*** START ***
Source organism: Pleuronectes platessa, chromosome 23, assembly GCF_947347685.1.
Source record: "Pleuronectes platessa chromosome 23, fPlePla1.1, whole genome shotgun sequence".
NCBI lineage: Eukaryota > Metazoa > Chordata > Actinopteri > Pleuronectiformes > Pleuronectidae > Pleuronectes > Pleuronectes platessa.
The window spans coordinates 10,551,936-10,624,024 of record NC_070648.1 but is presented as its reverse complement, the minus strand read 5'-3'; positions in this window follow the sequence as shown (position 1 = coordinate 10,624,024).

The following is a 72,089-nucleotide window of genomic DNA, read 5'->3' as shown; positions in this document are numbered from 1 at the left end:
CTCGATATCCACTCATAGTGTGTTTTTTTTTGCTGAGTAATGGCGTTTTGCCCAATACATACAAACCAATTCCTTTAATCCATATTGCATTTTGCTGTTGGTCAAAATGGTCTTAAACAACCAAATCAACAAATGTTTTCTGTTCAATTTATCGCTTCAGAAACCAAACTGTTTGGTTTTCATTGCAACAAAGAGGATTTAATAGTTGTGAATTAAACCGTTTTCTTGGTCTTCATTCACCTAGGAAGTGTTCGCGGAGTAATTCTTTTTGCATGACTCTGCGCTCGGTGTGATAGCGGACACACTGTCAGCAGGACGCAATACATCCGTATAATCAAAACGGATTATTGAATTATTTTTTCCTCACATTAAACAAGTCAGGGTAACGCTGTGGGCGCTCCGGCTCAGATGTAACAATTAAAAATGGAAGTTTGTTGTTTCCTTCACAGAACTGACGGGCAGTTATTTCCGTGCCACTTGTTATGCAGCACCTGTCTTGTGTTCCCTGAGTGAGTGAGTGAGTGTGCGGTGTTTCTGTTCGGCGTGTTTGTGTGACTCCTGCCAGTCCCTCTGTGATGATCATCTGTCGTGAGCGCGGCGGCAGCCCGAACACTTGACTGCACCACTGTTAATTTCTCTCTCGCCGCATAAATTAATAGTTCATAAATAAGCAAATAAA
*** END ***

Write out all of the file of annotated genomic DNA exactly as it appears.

Source organism: Pleuronectes platessa, chromosome 23, assembly GCF_947347685.1.
Source record: "Pleuronectes platessa chromosome 23, fPlePla1.1, whole genome shotgun sequence".
NCBI lineage: Eukaryota > Metazoa > Chordata > Actinopteri > Pleuronectiformes > Pleuronectidae > Pleuronectes > Pleuronectes platessa.
The window spans coordinates 10,551,936-10,624,024 of record NC_070648.1 but is presented as its reverse complement, the minus strand read 5'-3'; positions in this window follow the sequence as shown (position 1 = coordinate 10,624,024).

The following is a 72,089-nucleotide window of genomic DNA, read 5'->3' as shown; positions in this document are numbered from 1 at the left end:
CTCGATATCCACTCATAGTGTGTTTTTTTTTGCTGAGTAATGGCGTTTTGCCCAATACATACAAACCAATTCCTTTAATCCATATTGCATTTTGCTGTTGGTCAAAATGGTCTTAAACAACCAAATCAACAAATGTTTTCTGTTCAATTTATCGCTTCAGAAACCAAACTGTTTGGTTTTCATTGCAACAAAGAGGATTTAATAGTTGTGAATTAAACCGTTTTCTTGGTCTTCATTCACCTAGGAAGTGTTCGCGGAGTAATTCTTTTTGCATGACTCTGCGCTCGGTGTGATAGCGGACACACTGTCAGCAGGACGCAATACATCCGTATAATCAAAACGGATTATTGAATTATTTTTTCCTCACATTAAACAAGTCAGGGTAACGCTGTGGGCGCTCCGGCTCAGATGTAACAATTAAAAATGGAAGTTTGTTGTTTCCTTCACAGAACTGACGGGCAGTTATTTCCGTGCCACTTGTTATGCAGCACCTGTCTTGTGTTCCCTGAGTGAGTGAGTGAGTGTGCGGTGTTTCTGTTCGGCGTGTTTGTGTGACTCCTGCCAGTCCCTCTGTGATGATCATCTGTCGTGAGCGCGGCGGCAGCCCGAACACTTGACTGCACCACTGTTAATTTCTCTCTCGCCGCATAAATTAATAGTTCATAAATAAGCAAATAAA